Thank you Minister Altmaier – cher Peter – and your entire team for the organisation of this Council. We had a very productive discussion on the central role of EU industry and our Single Market in our economic recovery.
The context of today’s discussion is of course the second wave of the outbreak that we are experiencing.
Against that backdrop, I reminded Ministers to remain very vigilant and resist the temptation of drawing up restrictions to the Single Market that we saw during the early weeks of the crisis this Spring.
In times of crisis, it is particularly important to ensure the proper functioning of the Single Market. Because we need medical equipment to reach those who need it most. We need essential transport to continue circulating across our borders. And we need supply chains to continue functioning to preserve our economy – and our jobs – as much as possible.
The Single Market, our engine of recovery and resilience
During our discussions this morning on the implementation of the EU industry strategy, I emphasized that the Single Market is our ultimate engine for economic recovery.
Brexit has highlighted the attractiveness of our Single Market and also of our ability to project ourselves as a continent. We fully support Michel Barnier’s work to preserve the level playing field and the integrity of our Single Market. Not a sheet of cigarette paper comes between us!
The Single Market, as I was saying, is the pillar for the resilience of our industry and our services. Because industry and services have become increasingly interlinked.
To unleash the full potential of our industry, we will work on removing a number of barriers in the cross-border provision of services. I gave the example of the construction industry, but there are many others. This assessment will be an important part of our industry strategy update.
What other elements are we working on?
Increasing our strategic autonomy
Ministers rightly stressed the need to invest in the innovative capacity of our European industries and to accelerate the digital transition. We were able to reaffirm our common ambition to make Europe a resilient industrial power, at the forefront of the energy and digital transition.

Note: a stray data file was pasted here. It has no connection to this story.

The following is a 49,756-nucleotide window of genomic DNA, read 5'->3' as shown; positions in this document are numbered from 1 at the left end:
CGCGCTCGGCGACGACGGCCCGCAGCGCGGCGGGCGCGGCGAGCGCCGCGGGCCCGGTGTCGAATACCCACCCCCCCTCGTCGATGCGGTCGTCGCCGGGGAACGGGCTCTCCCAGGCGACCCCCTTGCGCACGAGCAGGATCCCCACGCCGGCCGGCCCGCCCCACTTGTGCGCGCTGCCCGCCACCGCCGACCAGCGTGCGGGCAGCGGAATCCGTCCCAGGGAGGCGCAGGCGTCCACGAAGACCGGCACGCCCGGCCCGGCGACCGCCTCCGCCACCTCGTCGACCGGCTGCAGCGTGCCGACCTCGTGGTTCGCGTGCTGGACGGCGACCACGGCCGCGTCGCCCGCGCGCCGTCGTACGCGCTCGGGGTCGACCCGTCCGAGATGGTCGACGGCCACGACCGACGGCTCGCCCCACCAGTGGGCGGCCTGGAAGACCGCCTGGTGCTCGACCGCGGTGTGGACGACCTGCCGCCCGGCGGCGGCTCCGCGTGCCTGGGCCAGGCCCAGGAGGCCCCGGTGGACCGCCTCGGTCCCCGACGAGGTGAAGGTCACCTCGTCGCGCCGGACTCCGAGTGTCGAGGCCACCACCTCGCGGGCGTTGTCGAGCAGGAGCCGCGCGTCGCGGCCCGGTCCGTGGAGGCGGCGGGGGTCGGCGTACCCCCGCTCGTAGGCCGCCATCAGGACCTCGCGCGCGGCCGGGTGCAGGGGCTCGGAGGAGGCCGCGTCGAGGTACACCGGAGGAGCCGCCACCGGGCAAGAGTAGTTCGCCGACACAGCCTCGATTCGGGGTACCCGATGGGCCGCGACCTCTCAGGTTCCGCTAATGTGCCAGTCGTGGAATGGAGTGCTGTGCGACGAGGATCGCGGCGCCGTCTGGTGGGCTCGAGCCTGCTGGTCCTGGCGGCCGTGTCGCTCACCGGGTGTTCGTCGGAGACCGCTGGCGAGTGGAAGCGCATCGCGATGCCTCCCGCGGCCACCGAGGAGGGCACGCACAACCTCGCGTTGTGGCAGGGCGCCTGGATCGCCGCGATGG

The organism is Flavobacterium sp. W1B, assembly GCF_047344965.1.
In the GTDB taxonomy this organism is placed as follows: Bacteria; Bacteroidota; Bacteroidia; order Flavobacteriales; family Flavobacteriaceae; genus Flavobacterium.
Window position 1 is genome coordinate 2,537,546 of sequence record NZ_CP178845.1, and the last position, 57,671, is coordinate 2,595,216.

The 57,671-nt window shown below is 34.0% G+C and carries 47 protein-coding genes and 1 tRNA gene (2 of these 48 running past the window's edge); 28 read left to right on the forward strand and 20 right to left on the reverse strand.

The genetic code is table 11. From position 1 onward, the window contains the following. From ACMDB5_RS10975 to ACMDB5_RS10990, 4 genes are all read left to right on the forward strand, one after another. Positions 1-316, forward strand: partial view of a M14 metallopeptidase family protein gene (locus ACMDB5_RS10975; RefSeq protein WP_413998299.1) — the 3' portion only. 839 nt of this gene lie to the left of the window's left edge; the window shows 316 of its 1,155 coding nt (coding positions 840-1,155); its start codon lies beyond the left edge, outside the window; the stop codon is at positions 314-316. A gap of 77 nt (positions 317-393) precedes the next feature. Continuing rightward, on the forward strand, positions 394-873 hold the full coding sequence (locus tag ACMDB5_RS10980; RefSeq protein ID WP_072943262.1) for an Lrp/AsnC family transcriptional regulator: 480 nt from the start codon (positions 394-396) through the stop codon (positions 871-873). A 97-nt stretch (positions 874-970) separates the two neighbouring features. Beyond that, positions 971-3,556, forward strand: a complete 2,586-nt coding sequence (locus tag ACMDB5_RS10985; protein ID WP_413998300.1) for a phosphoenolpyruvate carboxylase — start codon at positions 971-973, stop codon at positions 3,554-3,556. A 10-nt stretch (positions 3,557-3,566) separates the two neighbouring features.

We need to ensure our competitiveness, our technological advantage in fields such as data, processors, connectivity and batteries.
We need to ensure our security of supply of essential commodities such as raw materials or pharmaceutical ingredients. We have already presented a number of initiatives to diversify our sources of supply, and we are working on the mandate by the European Council to map all our strategic dependencies per industrial ecosystems and present proposals on how to reduce them.
Ensure the level playing field
We also want to remain the main destination for foreign direct investment, but with increased controls. We need to make sure that foreign companies that want to access our market do so on an equal footing with our European companies.
The discussions highlighted our shared goal to acquire effective instruments to achieve this, including on our public procurement markets. Following the public consultation on our White Paper on foreign subsidies, we will present proposals in spring.
Implementing our industry strategy and our ecosystem approach
Lastly, I explained the innovative approach that we propose: the ecosystem matrix.
To better identify the priority needs of each industrial ecosystem, we are currently working on a complete mapping of the needs and the tools that can be provided: financing, regulatory framework, trade policy and other instruments to reduce our strategic dependencies, partnerships and transversal initiatives such as Alliances which each benefit several industrial ecosystems at the same time.
This mapping will enable us to target our collective efforts where they are needed most, without silos.
I am firmly convinced that such inclusive approach that places our industry and our single market at the center will be key to our recovery.